America’s favorite borderline delinquent is back with her one-liners on tap and her energy level on high, romping through her fastest and funniest adventure in this, her twelfth foray into the alphabet of crime.
“M” Is for Malice
M” is for money. Lots of it. “M” is for Malek Construction, the $40 million company that grew out of modest soil to become one of the big three in California construction, one of the few still in family hands.
“M” is for the Malek family: four sons now nearing middle age who stand to inherit a fortune–four men with very different outlooks, temperaments, and needs, linked only by blood and money. Eighteen years ago, one of them–angry, troubled, and in trouble–went missing.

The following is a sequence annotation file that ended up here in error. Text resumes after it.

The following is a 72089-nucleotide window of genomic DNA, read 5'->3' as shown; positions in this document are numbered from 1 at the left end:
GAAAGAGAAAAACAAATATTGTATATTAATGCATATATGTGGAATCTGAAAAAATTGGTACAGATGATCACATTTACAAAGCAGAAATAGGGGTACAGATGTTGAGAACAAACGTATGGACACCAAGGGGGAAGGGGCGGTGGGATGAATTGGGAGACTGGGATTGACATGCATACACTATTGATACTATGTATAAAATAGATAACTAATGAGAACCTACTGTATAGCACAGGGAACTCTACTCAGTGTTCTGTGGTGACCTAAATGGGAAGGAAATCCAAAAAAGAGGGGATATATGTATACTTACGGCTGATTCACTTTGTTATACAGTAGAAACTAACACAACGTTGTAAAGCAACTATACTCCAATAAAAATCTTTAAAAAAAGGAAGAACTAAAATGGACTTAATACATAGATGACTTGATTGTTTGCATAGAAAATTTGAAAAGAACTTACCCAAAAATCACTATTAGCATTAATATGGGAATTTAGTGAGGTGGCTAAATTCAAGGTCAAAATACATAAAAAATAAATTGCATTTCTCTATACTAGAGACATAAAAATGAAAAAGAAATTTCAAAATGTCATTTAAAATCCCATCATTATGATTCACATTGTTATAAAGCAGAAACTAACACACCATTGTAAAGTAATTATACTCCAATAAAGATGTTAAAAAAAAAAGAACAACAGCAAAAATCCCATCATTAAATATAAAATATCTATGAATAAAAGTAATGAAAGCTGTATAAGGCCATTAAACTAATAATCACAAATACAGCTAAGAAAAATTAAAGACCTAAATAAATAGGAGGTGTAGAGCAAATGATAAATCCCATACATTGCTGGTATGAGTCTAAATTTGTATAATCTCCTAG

“M” is for Millhone, hired to trace that missing black sheep brother.
“M” is for memories, none of them happy. The bitter memories of an embattled family. This prodigal son will find no welcome at his family’s table. “M” is for malice.
And in brutal consequence, “M” is for murder, the all-too-common outcome of familial hatreds.
“M” is for malice . . . and malice kills.
“N” Is for Noose
Kinsey Millhone should have done something else–she should have turned the car in the direction of home. Instead, she was about to put herself in the gravest jeopardy of her career.